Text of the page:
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  • Jueves, 13 Diciembre 2018
  • Santa Lucía

Dire Need

Lines of division… separation of peoples… manmade borders. The border between Mexico and the United States has been the great hurdle of those seeking a better life.

Julio 2013 | Kathy Schneider, odn (Greensburg, Indiana) | Justicia y Solidaridad

Like in many locations where people are on the move to find the basic necessities of life, there are those who have turned the desperation of others into profit, a business that costs thousands of dollars from those crossing border and annually hundreds of lives.

View of the U.S. through hole in the border wall
This month, four sisters got a glimpse of the border experience. Through a growing collaboration between the Company of Mary and the School Sisters of Notre Dame, the small border town of Douglas, Arizona is growing into a center for mission experiences and a place to educate others in compassionate responses. The School Sisters of Notre Dame, through their Mission Awareness Program, provide organized opportunities for groups to participate in ministry experiences that focus on the needs that have arisen along the U.S.-Mexican border. The Company of Mary will soon bring groups of young adults organized through the Missions Office of the Diocese of Orange in California as well as through the youth and young adult program of the province.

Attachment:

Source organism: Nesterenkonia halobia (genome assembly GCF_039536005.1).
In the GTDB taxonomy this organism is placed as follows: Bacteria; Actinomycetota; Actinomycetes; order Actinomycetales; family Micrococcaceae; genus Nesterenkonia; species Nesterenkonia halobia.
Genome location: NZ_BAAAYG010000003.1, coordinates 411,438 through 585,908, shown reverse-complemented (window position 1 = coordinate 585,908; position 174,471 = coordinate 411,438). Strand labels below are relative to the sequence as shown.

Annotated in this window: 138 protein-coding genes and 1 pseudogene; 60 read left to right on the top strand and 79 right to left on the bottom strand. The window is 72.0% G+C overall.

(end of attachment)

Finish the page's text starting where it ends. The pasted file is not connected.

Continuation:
The situation of the border has become critical since the 1995 launching of “Operation Gatekeeper,” a program designed to radically reduce the numbers crossing the border by funneling the traffic to limited and significantly more dangerous areas. The numbers crossing the border in 2012 have dropped while the number of deaths has steadily increased. Just from 2011 to 2012, the number of deaths has increased by 27%. In response to the situation, groups such as No More Deaths and Humanitarian Border Solutions have sent volunteers to supply water stops in the Mexican and U.S. side of the extensive Sonoran Desert and to send others to comb the desert to rescue those who have been left behind.

We were able to join one of those trips along the Mexican side of the border. The ministry is a simple one: giving bags of food items high in protein, water and socks and giving an opportunity for those waiting to cross to share a little of their story. Migrants spoke of home, family they left, family they hoped to see in some distant city in the U.S. They had already faced great danger and would face even worse as most will walk days through temperatures that can reach 110 F (43.3 C) in the summer and below freezing in the winter. Many, sadly, will not make it and are left to die by border guides, better known as coyotes or polleros. “La necesidad” as one woman put it, drives them to risk the dangers.

We who walked the 2 miles with backpacks full of supplies only got a taste of what the journey through heat, cactus, thorny brush, and often violence means for those who undertake it. We look forward to the groups of young adults who will soon come to learn of the tragedies that result from poverty, corruption, and political expediency that ultimately result in the dehumanization of others.
 

Kathy Schneider: adjunct professor at the University of California, Riverside Modern European History.

 

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